Hobo with a Shotgun is one of the goriest and most morally corrupt motion pictures I’ve had the pleasure of laughing my way through, and, like the early films of Peter Jackson, John Waters, and Lloyd Kauffman before it, one that’s destined for cult status. It’s a movie where naked chicks bathe in blood, heads are torn off with chains attached to truck fenders, and a busload of schoolchildren is torched with a flamethrower; if any of that sounds remotely off-putting to you, stay away –far, far away – from Hobo with a Shotgun as those bits are some of the film’s milder moments. Of course, it’s all low-brow, high-camp stuff; gross but funny, like that weird kid in grade school who ate his own snots and flipped his eyelids inside out. The incredible thing about Hobo with a Shotgun isn’t that it’s so over-the-top violent or blatantly offensive but rather how downright beautiful it is! This is one of the most visually appealing and colorful genre films I’ve seen in quite some time. This is some serious eye candy, here; from the inventive use of lenses and filters and angles and blocking to the Bava-esque set lighting, this is a movie that commands your attention from the opening scene and never relinquishes it. Whether it be a geyser of gore or the craggy features and ice blue eyes of the ingeniously cast Rutger Hauer, Eisener and cinematographer, Karim Hussain, photograph each and every scene with a sense of richness and detail seldom seen in film, let alone a low-budget parody of exploitation cinema. It’s a testament to their individual skills as well as to the potential of the RED camera system that made this extraordinary look possible for a budget that amounts to chump change by Hollywood standards ($3 million, give or take).
Magnolia brings Hobo with a Shotgun to Blu-ray through its Magnet label and, as you can probably already tell by my breathless description of the film’s clarity, vibrance, and beauty, the results are nothing short of stunning. Here’s where films shot digitally really shine, as every ounce of detail comes through with near three dimensional quality, while bright splashes of color merge with deep, true blacks that lend an almost tangible sense of depth to the image. Sure, the film may have that “rough around the edges” grindhouse aesthete, but it’s belied by the intrinsic beauty of Hussain’s photography; gorgeously composed images that no amount of post-process scrapes and scratches can hinder. The transfer is complimented by a smartly mixed 5.1 DTS HD soundtrack that manages to sound at once retro (thanks to the hilariously apropos synth score) and cutting-edge at the same time. Dialogue is spot on, surround effects are well-implemented, and the bass is just potent enough to make your teeth rattle at all the right moments.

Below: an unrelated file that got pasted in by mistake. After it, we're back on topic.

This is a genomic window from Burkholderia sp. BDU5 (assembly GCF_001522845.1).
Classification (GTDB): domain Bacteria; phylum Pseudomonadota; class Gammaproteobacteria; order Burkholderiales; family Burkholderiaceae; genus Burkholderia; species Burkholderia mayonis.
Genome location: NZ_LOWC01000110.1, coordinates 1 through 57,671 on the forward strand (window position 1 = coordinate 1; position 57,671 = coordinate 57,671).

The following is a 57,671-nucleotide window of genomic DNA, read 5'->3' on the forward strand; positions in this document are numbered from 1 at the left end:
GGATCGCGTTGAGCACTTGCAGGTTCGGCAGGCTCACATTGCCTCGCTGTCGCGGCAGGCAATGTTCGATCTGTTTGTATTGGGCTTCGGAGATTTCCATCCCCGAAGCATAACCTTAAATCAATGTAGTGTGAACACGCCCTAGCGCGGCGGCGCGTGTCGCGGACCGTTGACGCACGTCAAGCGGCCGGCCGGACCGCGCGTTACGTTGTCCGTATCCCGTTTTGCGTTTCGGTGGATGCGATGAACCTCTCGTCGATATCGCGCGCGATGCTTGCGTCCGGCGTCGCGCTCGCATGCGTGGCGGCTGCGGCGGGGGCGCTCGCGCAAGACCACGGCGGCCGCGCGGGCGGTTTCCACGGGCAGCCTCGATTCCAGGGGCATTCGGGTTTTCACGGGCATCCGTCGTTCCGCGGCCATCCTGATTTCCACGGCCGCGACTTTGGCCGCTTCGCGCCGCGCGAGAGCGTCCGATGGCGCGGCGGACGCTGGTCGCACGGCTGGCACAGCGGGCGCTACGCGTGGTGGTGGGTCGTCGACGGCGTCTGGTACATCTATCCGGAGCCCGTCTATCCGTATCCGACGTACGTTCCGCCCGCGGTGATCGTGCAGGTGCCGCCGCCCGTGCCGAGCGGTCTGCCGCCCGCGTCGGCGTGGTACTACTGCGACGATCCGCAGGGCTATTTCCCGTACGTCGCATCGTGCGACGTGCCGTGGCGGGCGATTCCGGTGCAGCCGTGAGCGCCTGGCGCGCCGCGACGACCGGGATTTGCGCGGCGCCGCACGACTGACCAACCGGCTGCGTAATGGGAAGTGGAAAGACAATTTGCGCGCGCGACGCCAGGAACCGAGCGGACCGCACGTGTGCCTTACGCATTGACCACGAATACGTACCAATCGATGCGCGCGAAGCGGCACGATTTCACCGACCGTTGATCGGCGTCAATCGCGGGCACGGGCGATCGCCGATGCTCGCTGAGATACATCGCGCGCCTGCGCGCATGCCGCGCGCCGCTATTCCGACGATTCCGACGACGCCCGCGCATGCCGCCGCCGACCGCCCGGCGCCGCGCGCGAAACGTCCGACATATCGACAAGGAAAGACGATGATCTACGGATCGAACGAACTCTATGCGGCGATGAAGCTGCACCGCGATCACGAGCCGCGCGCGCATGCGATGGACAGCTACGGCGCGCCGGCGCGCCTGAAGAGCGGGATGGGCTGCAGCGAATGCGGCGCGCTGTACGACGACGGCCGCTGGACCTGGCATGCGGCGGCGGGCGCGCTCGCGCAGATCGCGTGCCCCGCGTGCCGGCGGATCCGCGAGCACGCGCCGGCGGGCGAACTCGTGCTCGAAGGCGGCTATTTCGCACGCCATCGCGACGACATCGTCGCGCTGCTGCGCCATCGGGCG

Extra features are abundant and of especially high quality, with the beefy featurette, More Blood, More Heart: The Making of Hobo with a Shotgun (HD), offering a fun and informative look at the film from its humble origins to public reception; a collection of Deleted Scenes (HD) and an Alternate Ending (HD); a pair of feature-length commentary tracks – the first with Jason Eisener and Rutger Hauer, the other featuring Eisener, writer John Davies, producer Rob Cotterill, and the actor who portrayed the Hobo in the original trailer, David Brunt; an HDNet EPK entitled HDNet: A Look at Hobo with a Shotgun, and much more, including, of course, the hilarious trailer that kicked this whole thing off.
Hobo with a Shotgun won’t appeal to everyone, as its sophomoric humor and gross-out FX really are tailor-made for a very particular breed of moviegoer (like me). Still, that’s a pretty wide swath of filmdom, and fans of anything from Troma-style excess and over-the-top exploitation cinema to cultists who worship at the altars of John Waters and Paul Bartel will find much to love here. Magnolia’s Blu-ray presentation is near-flawless stuff, with excellent PQ and audio, and loaded with great extras, making this one an easy recommendation.